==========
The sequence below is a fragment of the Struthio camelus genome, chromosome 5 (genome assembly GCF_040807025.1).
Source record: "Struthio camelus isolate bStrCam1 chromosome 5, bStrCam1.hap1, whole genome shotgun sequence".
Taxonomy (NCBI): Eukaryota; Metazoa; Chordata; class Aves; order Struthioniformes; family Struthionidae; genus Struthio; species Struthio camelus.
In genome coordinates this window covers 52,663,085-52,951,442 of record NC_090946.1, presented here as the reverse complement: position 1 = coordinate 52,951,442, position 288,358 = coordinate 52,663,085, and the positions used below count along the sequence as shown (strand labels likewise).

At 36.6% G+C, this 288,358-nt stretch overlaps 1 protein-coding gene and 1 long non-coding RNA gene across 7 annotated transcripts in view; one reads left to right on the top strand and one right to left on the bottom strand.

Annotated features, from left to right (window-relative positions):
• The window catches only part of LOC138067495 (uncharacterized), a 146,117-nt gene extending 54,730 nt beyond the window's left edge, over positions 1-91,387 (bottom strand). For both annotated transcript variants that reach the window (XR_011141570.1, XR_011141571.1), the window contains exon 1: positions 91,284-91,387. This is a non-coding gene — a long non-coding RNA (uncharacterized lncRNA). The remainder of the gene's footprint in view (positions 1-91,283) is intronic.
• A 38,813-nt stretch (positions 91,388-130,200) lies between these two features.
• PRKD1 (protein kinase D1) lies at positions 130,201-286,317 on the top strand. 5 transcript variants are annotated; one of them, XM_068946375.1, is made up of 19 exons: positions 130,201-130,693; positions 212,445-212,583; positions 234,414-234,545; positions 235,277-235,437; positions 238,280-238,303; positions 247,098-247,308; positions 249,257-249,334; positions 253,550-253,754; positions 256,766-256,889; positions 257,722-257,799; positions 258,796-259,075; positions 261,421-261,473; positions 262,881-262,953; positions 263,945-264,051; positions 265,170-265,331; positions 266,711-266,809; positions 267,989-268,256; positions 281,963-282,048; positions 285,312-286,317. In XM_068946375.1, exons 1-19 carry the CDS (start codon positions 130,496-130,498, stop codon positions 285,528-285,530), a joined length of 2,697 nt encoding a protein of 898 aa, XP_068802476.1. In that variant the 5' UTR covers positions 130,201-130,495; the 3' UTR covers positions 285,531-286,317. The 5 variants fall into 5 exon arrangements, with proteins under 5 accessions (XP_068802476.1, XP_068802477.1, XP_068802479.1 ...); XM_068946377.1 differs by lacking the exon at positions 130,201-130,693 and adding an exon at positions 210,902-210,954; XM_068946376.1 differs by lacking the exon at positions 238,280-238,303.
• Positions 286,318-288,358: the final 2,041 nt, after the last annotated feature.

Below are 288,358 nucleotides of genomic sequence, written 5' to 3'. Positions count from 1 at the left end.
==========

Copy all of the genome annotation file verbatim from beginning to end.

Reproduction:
The sequence below is a fragment of the Struthio camelus genome, chromosome 5 (genome assembly GCF_040807025.1).
Source record: "Struthio camelus isolate bStrCam1 chromosome 5, bStrCam1.hap1, whole genome shotgun sequence".
Taxonomy (NCBI): Eukaryota; Metazoa; Chordata; class Aves; order Struthioniformes; family Struthionidae; genus Struthio; species Struthio camelus.
In genome coordinates this window covers 52,663,085-52,951,442 of record NC_090946.1, presented here as the reverse complement: position 1 = coordinate 52,951,442, position 288,358 = coordinate 52,663,085, and the positions used below count along the sequence as shown (strand labels likewise).

At 36.6% G+C, this 288,358-nt stretch overlaps 1 protein-coding gene and 1 long non-coding RNA gene across 7 annotated transcripts in view; one reads left to right on the top strand and one right to left on the bottom strand.

Annotated features, from left to right (window-relative positions):
• The window catches only part of LOC138067495 (uncharacterized), a 146,117-nt gene extending 54,730 nt beyond the window's left edge, over positions 1-91,387 (bottom strand). For both annotated transcript variants that reach the window (XR_011141570.1, XR_011141571.1), the window contains exon 1: positions 91,284-91,387. This is a non-coding gene — a long non-coding RNA (uncharacterized lncRNA). The remainder of the gene's footprint in view (positions 1-91,283) is intronic.
• A 38,813-nt stretch (positions 91,388-130,200) lies between these two features.
• PRKD1 (protein kinase D1) lies at positions 130,201-286,317 on the top strand. 5 transcript variants are annotated; one of them, XM_068946375.1, is made up of 19 exons: positions 130,201-130,693; positions 212,445-212,583; positions 234,414-234,545; positions 235,277-235,437; positions 238,280-238,303; positions 247,098-247,308; positions 249,257-249,334; positions 253,550-253,754; positions 256,766-256,889; positions 257,722-257,799; positions 258,796-259,075; positions 261,421-261,473; positions 262,881-262,953; positions 263,945-264,051; positions 265,170-265,331; positions 266,711-266,809; positions 267,989-268,256; positions 281,963-282,048; positions 285,312-286,317. In XM_068946375.1, exons 1-19 carry the CDS (start codon positions 130,496-130,498, stop codon positions 285,528-285,530), a joined length of 2,697 nt encoding a protein of 898 aa, XP_068802476.1. In that variant the 5' UTR covers positions 130,201-130,495; the 3' UTR covers positions 285,531-286,317. The 5 variants fall into 5 exon arrangements, with proteins under 5 accessions (XP_068802476.1, XP_068802477.1, XP_068802479.1 ...); XM_068946377.1 differs by lacking the exon at positions 130,201-130,693 and adding an exon at positions 210,902-210,954; XM_068946376.1 differs by lacking the exon at positions 238,280-238,303.
• Positions 286,318-288,358: the final 2,041 nt, after the last annotated feature.

Below are 288,358 nucleotides of genomic sequence, written 5' to 3'. Positions count from 1 at the left end.